‘They are traumatized’: How Catholic Charities is responding to Uvalde after the shooting
How do you help a small community respond to the incomprehensible—the murder of 19 children and two of their teachers, all of them family, friends and neighbors? A community wounded even deeper just two days later by the loss of the husband of one of those teachers, who died, his family said, because of grief?
The first thing you do is get there. J. Antonio Fernandez, president and C.E.O. of Catholic Charities of San Antonio, covered the one-and-a-half-hour distance to Uvalde, Texas, as soon as he heard about a school shooting there that stopped the nation in shock on May 24.
Catholic Charities has established a command post of sorts at Sacred Heart Church in Uvalde, according to Mr. Fernandez, putting together a crisis response team of three therapists, an attorney and a case manager. They have been assisting the families of victims with the practical demands of the horror that has befallen them—who, after all, plans for the funeral of a child?—while offering emotional and spiritual support to anyone able to receive it.
Catholic Charities is assisting the families of victims with the practical demands of the horror that has befallen them—who, after all, plans for the funeral of a child?
Mr. Fernandez reports that some families are too bereft and numb to come to the church for help. “They are traumatized” and hoping to avoid the national media, he explained. His counselors have been dispatched to visit them in their homes.
“For people to come out of this horrible tragedy, they’re going to have to be taken care of physically, mentally and spiritually,” Mr. Fernandez said.
Sacred Heart is located near the center of Uvalde, not far from the local middle and high schools and just a mile and half from the Robb Elementary School, where the community’s agony began. The church has already held two Masses for the community, one celebrated by Archbishop Gustavo García-Siller, and another is planned for tonight. Priests from all over the Diocese of San Antonio have come to Uvalde, Mr. Fernandez said, to help out however they can. Funeral Masses for the victims are being scheduled at Sacred Heart and other churches in Uvalde.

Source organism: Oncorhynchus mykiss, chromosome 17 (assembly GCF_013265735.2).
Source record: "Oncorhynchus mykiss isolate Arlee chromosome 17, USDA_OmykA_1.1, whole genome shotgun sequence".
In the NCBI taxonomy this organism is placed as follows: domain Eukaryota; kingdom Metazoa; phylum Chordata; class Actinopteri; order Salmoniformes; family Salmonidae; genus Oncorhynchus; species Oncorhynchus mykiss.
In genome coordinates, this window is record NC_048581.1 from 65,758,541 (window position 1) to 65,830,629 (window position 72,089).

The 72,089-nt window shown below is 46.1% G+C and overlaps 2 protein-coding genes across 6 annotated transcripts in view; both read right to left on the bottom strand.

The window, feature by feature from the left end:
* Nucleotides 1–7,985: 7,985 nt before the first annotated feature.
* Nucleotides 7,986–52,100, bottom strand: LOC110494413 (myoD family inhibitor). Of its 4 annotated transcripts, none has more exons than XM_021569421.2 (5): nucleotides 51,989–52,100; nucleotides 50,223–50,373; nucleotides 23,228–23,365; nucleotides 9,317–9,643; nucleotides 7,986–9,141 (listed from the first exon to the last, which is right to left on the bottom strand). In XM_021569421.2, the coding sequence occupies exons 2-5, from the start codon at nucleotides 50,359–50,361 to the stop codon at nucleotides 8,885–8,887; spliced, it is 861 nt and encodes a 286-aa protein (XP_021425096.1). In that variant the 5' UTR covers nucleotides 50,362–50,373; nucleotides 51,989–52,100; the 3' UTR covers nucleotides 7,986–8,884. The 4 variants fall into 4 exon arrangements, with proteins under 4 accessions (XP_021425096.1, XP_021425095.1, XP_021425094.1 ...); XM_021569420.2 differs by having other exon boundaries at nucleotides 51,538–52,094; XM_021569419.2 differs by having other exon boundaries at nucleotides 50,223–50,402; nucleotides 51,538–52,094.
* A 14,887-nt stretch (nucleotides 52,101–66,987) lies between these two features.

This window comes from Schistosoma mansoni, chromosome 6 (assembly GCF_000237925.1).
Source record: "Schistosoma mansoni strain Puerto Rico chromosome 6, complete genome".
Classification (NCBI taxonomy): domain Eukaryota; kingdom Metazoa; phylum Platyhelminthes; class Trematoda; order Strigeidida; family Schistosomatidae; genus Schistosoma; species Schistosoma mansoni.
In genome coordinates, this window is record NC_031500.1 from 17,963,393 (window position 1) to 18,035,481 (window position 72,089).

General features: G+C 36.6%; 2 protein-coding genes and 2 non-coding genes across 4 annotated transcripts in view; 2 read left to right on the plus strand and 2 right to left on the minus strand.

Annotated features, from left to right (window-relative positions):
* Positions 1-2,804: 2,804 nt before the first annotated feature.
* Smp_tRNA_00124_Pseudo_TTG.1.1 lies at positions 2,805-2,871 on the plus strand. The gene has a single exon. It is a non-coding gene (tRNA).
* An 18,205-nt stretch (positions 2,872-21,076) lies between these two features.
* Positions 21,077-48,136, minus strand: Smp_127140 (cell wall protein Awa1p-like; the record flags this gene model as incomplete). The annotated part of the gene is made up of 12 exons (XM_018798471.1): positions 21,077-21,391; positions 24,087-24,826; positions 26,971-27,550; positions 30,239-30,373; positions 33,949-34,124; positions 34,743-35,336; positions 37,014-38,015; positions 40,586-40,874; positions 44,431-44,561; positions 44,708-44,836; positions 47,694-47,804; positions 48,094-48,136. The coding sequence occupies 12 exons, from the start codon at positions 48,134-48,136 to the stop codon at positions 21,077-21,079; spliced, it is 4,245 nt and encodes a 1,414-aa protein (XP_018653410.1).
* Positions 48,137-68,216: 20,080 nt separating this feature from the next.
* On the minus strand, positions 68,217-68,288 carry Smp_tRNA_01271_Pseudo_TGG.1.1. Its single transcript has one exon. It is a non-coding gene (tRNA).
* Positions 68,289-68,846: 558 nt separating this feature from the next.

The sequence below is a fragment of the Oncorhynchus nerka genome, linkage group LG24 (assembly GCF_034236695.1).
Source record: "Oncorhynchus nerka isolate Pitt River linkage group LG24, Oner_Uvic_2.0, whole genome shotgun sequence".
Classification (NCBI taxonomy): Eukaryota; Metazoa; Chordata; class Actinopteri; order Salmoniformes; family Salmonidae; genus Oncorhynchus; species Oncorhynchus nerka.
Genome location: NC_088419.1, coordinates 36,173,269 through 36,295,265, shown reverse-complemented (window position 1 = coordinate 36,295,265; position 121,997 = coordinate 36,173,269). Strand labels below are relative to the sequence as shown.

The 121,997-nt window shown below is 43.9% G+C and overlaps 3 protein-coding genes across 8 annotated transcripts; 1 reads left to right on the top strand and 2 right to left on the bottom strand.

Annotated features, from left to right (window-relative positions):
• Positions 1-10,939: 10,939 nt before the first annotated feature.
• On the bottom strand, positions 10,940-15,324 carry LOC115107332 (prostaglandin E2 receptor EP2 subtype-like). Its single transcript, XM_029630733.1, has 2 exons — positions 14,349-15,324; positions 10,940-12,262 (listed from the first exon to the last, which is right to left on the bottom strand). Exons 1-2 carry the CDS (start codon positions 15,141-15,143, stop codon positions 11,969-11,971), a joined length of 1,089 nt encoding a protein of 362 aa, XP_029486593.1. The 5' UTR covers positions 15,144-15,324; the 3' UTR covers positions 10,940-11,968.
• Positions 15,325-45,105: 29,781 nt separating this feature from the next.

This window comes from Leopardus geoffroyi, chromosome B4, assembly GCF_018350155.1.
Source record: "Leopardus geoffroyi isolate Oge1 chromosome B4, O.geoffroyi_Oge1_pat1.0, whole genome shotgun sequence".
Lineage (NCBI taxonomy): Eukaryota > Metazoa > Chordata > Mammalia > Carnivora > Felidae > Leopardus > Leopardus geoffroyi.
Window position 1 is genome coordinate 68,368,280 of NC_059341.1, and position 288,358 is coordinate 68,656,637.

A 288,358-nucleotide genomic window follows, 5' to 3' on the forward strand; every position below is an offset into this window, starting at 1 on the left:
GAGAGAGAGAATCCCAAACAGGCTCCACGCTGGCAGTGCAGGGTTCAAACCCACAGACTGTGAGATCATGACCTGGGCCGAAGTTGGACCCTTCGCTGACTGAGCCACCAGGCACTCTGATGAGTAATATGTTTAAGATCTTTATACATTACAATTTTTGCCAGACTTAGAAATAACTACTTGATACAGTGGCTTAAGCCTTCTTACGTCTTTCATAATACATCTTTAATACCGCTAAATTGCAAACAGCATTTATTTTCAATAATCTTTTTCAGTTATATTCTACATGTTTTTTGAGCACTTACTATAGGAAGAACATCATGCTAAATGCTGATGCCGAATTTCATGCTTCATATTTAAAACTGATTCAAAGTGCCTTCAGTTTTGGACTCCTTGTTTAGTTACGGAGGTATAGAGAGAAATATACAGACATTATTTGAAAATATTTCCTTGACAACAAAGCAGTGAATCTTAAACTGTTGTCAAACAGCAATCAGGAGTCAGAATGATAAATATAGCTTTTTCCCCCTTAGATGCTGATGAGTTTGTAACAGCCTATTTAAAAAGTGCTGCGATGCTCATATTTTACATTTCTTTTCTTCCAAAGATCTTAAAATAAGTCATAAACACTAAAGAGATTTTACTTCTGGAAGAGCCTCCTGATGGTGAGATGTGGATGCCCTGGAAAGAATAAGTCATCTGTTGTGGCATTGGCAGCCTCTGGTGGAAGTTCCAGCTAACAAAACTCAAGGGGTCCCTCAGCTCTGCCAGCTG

The logistics of grief is one area where Catholic Charities has found a role to play, Mr. Fernandez said. “We are supporting families to pay for the expenses of the funerals, as well as for family members who may come from other parts of the country and may need to fly to Uvalde.”
Many of the victims’ family members may be arriving from Mexico. Uvalde is largely a Latino community with strong generational and immediate family ties across the border. He said his office was ready to assist with visas, but he hoped under the circumstances that those issues would not prove an obstacle to reuniting Uvalde families during their mourning.
“For people to come out of this horrible tragedy, they’re going to have to be taken care of physically, mentally and spiritually.”
His counselors have been speaking with some of the many seniors who live around the school, Mr. Fernandez said. They were traumatized by the shooting itself and remain frightened by the military-style police presence in the community.
Catholic Charities has also been providing material assistance as requests come in, and the agency is ready to do more. “I think the community has many different needs, and I think little by little we’re going to see them surfacing,” he said. But for the victims’ families, Mr. Fernandez can only implore prayers for now, prayers while helpers who are coming to town wait to hear what the families tell them they need.
“We are helping several people right now, but this is gonna be a long-term issue. This is not going to go away,” Mr. Fernandez said. “We just have to wait for them to be prepared to talk to a therapist or to a priest and to do whatever it takes. It has to be very hard for them.”
Across the community, he has seen people in prayer around 22 crosses set up in a community plaza; people already wearing “Uvalde Strong” T-shirts; people coming together for the most part in grief at their losses and not so much to join the demands for new laws to respond to gun violence apparent in other communities or on social media.
That anger may come later, but for now Uvalde is simply a town stunned in deep sorrow. “I truly believe that this community is now trying to be together as one,” Mr. Fernandez said, “They are taking care of each other.
“I don’t see anyone upset. I just see people in mourning, and I think it’s going to take a while for people to grieve through all of this.”